The CHAIRMAN. I am not interested in the plan that the report was discussing; but the report contains statements that seemed to be extremely significant as to the present method of conducting business on the New York exchange. In your answer to all of these reflections upon those methods, I understand you to express a different opinion ?


The CHAIRMAN. And so I will not ask you to answer any more; but I would like to read just one more extract here.

Mr. HUBBARD. Just one thing on that line, Mr. Chairman. I think the meaning of that is that the contract would be fulfilled in other places besides New York; that is, that cotton would be delivered in Augusta, or Norfolk, or Memphis, or Columbia, S. C., instead of being delivered in New York.

The CHAIRMAN. Well, that construction could hardly be put upon the paragraph which I shall now read, from page 8 of this third report:

The almost entire divorce of the spot business from the future business in our market has caused a false, an unfortunate, and a very hurtful idea to prevail in our exchange, especially among the younger and more recent members. The two kinds of business are considered as inimical. The buyers and the sellers of futures are considered as natural enemies. The buyer is supposed to buy futures because the cotton will not (we had almost written “can not”) be delivered to him; and the seller is supposed to sell because the buyer does not want the cotton and will not call for it. It is needless to say that this is reducing legitimate business and legitimate speculation to the basis of gambling; it brings discredit on the exchange and its members. The exchange must take the position, before the country and the law, that its contracts are genuine business and not gambling

That implies, certainly, that the present position of the exchange gives the country warrant for the understanding that its contracts are not now genuine business, but are mere gamblingbecause they can be fulfilled whenever delivery is called for, and that every precaution is taken to insure the validity of the contract. How can we claim this position if we depend upon a stock so small that it tempts wealthy gamblers at almost any time to "corner" our market.

If those conditions exist to any extent, Mr. Neville, have you any suggestion to make as to changes that might be made in your rules that would eliminate the evils which have given rise to the distrust under which the exchange is now resting?

Mr. NEVILLE. That is the opinion of Mr. Maury as chairman of that committee, in which I do not concur. In the conditions that he describes there he entirely overlooks two important factors. He takes the stock of cotton, the certificated stock, in New York as being all the available stock against the contracts that may be out in market, when as a matter of fact that stock embraces cotton owned by cotton merchants who have hedged that cotton on the New York market by selling contracts. Whether that cotton is stored in Oklahoma City or in Galveston or in Houston or any other interior southern market, wherever it may be, in case of necessity that cotton is either brought there for delivery or is bought in and transferred to someone else to deliver. I want to illustrate that with this one illustration right here. My firm to-day has cotton stored in Houston, Tex., and in several warehouses in South Carolina, and we have future contracts sold against them. Now, if we can not sell the spot cotton to spinners between now and May, that cotton comes to New York and is delivered on May, so that it is just as much New York stock as if it was part of the 146,000 bales certificated there to-day.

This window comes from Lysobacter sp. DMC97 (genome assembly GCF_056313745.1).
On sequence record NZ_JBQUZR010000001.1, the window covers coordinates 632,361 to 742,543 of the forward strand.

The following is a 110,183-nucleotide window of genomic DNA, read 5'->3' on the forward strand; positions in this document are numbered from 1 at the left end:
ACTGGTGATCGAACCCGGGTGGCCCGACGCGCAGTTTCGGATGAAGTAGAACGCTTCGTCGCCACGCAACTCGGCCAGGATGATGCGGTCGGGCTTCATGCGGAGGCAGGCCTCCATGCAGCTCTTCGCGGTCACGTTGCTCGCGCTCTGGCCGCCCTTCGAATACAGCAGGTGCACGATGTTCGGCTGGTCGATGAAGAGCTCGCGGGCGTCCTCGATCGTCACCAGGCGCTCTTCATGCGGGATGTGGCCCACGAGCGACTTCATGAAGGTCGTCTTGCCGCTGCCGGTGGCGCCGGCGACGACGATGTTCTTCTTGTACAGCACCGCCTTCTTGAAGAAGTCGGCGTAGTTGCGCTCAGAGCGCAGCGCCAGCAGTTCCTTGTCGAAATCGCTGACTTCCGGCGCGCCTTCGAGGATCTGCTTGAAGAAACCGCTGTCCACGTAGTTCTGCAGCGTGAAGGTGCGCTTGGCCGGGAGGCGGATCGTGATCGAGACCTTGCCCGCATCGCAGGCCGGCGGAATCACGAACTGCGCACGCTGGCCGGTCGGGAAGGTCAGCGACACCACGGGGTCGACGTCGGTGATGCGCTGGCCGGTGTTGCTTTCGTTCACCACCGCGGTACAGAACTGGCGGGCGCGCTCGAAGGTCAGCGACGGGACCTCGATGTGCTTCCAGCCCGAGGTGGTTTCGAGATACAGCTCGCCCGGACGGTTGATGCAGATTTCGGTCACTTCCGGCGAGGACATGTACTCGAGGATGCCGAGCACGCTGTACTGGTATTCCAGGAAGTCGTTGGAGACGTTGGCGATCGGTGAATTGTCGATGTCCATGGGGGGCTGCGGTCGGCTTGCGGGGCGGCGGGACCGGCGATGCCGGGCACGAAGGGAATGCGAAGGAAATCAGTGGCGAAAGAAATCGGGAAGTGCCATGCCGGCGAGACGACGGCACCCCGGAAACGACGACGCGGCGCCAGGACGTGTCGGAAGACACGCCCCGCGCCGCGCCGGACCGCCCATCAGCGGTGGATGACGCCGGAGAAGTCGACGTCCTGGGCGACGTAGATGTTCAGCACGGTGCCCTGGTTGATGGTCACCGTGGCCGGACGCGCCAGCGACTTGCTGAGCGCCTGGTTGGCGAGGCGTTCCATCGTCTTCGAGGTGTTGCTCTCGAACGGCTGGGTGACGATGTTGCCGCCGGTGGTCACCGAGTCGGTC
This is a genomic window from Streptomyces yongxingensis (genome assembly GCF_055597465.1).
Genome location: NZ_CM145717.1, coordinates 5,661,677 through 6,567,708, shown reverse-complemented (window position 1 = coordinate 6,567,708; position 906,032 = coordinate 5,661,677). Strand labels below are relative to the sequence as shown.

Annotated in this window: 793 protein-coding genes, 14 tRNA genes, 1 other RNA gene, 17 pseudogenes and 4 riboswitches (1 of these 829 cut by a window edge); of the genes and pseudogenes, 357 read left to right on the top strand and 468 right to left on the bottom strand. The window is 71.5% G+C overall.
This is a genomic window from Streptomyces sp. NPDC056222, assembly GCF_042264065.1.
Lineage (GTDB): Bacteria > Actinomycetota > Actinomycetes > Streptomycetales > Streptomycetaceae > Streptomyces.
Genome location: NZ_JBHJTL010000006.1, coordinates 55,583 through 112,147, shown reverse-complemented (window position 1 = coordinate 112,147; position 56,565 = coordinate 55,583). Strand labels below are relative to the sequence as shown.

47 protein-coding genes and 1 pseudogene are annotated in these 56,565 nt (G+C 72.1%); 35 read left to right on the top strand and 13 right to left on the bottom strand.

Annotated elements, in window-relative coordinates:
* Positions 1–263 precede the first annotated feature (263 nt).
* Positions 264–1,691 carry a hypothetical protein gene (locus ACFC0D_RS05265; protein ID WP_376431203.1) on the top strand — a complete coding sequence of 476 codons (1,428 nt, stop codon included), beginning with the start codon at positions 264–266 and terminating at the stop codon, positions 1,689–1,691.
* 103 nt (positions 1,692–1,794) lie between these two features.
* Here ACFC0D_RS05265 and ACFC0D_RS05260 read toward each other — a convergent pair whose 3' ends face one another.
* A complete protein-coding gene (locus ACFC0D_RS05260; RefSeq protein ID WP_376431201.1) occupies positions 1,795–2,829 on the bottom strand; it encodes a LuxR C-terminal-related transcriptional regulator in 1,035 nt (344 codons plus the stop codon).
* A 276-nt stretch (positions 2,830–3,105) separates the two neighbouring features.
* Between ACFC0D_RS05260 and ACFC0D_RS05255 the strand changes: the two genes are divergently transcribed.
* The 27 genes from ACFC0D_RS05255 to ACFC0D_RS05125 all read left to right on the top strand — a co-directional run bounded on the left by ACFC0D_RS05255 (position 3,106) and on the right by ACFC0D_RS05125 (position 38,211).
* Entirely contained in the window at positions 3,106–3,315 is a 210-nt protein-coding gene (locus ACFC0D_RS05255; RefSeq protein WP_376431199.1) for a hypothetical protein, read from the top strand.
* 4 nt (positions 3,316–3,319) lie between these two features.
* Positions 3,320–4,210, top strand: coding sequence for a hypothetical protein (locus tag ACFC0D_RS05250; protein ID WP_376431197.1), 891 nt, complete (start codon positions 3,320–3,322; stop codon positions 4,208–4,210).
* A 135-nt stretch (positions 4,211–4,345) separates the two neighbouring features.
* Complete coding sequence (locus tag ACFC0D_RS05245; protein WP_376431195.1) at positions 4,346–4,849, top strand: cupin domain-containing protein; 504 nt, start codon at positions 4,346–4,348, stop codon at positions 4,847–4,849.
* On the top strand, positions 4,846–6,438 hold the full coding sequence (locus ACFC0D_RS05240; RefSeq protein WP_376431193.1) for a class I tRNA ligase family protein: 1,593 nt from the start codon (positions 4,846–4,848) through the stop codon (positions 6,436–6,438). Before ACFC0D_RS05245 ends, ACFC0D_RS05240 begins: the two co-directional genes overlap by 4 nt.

The CHAIRMAN. Yes; that ground was very carefully covered in your previous statement, and I think we all understand your position upon that, and your answer to the specific attack. What I am now trying to get your answer upon is this: Admitting, as I think you do, that it is unfortunate, to say the least, that outsiders-rank outsiders knowing nothing about the cotton business—should be able to engage in future transactions on any exchange with no other thought in their minds than to gamble on the margin of prices, have you any thought in your mind, admitting that to be so, as to a remedy?

Mr. NEVILLE. Yes, I have two ideas of a remedy. One is to raise the cash margin so high as to probihit it, and the other is to appoint a guardian by law for those people.

The CHAIRMAN. Well, we will not consider the second; but how can you raise the margin so high as to probihit it, in the face of the statements made by yourself and other gentlemen, that no margin is required when a man is regarded as solventi

Mr. NEVILLE. Simply because the fact has been referred to here by other gentlemen and myself that the moral standing and worth of a man are looked to by us rather than the margin that a man puts up, you must not overlook the fact that that class of men have some right to buy or sell cotton. Now, you asked me about a rank outsider who wants to speculate. He is not the man we have been talking about. They are two distinct classes of people.

The CHAIRMAN. Well, I will not go any further on that.
Mr. Thompson. Mr. Chairman, will you indulge me just a moment!